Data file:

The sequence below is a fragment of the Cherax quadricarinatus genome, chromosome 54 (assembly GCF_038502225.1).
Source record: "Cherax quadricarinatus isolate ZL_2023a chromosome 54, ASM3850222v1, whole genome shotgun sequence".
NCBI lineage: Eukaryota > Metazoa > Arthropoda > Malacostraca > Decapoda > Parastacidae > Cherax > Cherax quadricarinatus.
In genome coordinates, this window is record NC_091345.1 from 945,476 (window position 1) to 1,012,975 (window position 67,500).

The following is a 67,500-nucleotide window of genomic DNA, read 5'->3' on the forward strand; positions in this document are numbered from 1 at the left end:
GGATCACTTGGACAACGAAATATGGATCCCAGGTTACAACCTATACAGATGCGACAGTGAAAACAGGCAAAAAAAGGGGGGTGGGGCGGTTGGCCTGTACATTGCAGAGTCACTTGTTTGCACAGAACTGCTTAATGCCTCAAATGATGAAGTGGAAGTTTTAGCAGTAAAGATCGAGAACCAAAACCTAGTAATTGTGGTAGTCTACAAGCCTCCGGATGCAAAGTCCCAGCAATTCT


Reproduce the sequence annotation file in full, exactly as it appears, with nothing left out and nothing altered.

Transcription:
The sequence below is a fragment of the Cherax quadricarinatus genome, chromosome 54 (assembly GCF_038502225.1).
Source record: "Cherax quadricarinatus isolate ZL_2023a chromosome 54, ASM3850222v1, whole genome shotgun sequence".
NCBI lineage: Eukaryota > Metazoa > Arthropoda > Malacostraca > Decapoda > Parastacidae > Cherax > Cherax quadricarinatus.
In genome coordinates, this window is record NC_091345.1 from 945,476 (window position 1) to 1,012,975 (window position 67,500).

The following is a 67,500-nucleotide window of genomic DNA, read 5'->3' on the forward strand; positions in this document are numbered from 1 at the left end:
GGATCACTTGGACAACGAAATATGGATCCCAGGTTACAACCTATACAGATGCGACAGTGAAAACAGGCAAAAAAAGGGGGGTGGGGCGGTTGGCCTGTACATTGCAGAGTCACTTGTTTGCACAGAACTGCTTAATGCCTCAAATGATGAAGTGGAAGTTTTAGCAGTAAAGATCGAGAACCAAAACCTAGTAATTGTGGTAGTCTACAAGCCTCCGGATGCAAAGTCCCAGCAATTCT